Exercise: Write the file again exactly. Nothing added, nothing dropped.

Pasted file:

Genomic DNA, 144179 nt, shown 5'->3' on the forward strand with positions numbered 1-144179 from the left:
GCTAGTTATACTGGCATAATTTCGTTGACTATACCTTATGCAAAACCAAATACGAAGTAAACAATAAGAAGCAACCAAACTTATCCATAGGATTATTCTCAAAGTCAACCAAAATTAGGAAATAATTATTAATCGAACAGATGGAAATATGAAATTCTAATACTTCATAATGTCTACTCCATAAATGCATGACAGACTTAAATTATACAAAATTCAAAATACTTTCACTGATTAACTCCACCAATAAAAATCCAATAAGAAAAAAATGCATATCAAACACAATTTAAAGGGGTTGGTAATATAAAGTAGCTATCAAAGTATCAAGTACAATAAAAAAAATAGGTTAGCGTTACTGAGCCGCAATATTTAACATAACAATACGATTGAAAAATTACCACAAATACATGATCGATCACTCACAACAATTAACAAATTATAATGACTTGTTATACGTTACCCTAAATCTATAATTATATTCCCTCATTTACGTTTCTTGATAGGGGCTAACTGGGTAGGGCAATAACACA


Genomic DNA, 144179 nt, shown 5'->3' on the forward strand with positions numbered 1-144179 from the left:
GCTAGTTATACTGGCATAATTTCGTTGACTATACCTTATGCAAAACCAAATACGAAGTAAACAATAAGAAGCAACCAAACTTATCCATAGGATTATTCTCAAAGTCAACCAAAATTAGGAAATAATTATTAATCGAACAGATGGAAATATGAAATTCTAATACTTCATAATGTCTACTCCATAAATGCATGACAGACTTAAATTATACAAAATTCAAAATACTTTCACTGATTAACTCCACCAATAAAAATCCAATAAGAAAAAAATGCATATCAAACACAATTTAAAGGGGTTGGTAATATAAAGTAGCTATCAAAGTATCAAGTACAATAAAAAAAATAGGTTAGCGTTACTGAGCCGCAATATTTAACATAACAATACGATTGAAAAATTACCACAAATACATGATCGATCACTCACAACAATTAACAAATTATAATGACTTGTTATACGTTACCCTAAATCTATAATTATATTCCCTCATTTACGTTTCTTGATAGGGGCTAACTGGGTAGGGCAATAACACA